Alain Richard's journey into nonviolence began in his native France. Having experienced the trauma of the Nazi culture, he joined with others in exploring nonviolent means to end the Algerian war. During the Biafra and Bangladesh wars, he participated in nonviolent actions organized by the Ark Community. He also organized a group resisting payment of the percentage of income tax spent for military purposes in France.
Alain came to the U.S. in 1973 to serve as a Worker Priest. For six years he worked as a day laborer in Chicago along side people of poverty coming from a mix of minority communities. He experienced firsthand the economic violence endured by victims of structural injustice. In 1982, in the face of Cold War military buildups in the U.S. and the Soviet Union, he initiated a call for an International Fast for Peacemakers, organizing visible collective fasts in the Gandhian tradition, in preparation for the U.N. Second Session on Disarmament in New York. In the next several years, he was centrally involved in organizing fasts and hunger strikes in New York, San Francisco, Washington, D.C., Panama, and El Salvador.
In 1983, Alain was invited to be part of a Peace Brigades International team to study the feasibility of a PBI mission in Guatemala. During several periods of service with PBI in Guatemala from 1983 to 1985, he gave presentations on Gandhian nonviolence to religious leaders, worked with Grupo de Apoyo Mutuo (GAM) in planning public demonstrations, helped initiate the accompaniment program with endangered members of GAM, and facilitated communication about tortures and killings to the outside world, causing international outcry and demonstrations in Guatemala City with international support. In theses activities he faced threats and intimidation.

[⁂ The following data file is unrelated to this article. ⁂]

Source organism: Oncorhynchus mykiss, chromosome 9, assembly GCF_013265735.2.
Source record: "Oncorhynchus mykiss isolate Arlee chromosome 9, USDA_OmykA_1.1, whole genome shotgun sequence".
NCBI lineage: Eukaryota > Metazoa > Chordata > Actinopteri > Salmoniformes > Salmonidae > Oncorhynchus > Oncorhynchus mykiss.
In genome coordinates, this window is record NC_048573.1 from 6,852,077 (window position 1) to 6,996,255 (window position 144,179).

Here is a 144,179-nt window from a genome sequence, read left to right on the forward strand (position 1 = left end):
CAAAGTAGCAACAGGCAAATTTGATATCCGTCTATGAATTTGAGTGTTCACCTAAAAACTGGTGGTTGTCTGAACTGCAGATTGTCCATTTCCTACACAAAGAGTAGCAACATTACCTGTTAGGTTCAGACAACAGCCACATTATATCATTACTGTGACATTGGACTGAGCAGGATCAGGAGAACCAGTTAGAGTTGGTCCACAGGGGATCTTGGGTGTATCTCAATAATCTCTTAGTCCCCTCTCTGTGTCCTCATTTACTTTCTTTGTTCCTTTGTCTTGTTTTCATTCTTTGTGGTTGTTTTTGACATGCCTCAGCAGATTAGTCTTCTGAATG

In 1989 Alain co-founded Pace e Bene, a Franciscan Service in Nonviolence located in Las Vegas, Nevada, and Berkeley, California. Since then he has made frequent presentations on nonviolence and social transformation at retreats and workshops, facilitated numerous nonviolence trainings, and written articles and pamphlets on nonviolence and cultural transformation. He has also lectured on nonviolence in Europe, Central and South America, and Australia. Alain follows the Gandhian tradition of valuing manual work; he is a skilled craftsman, mounting traditional icons on wood.
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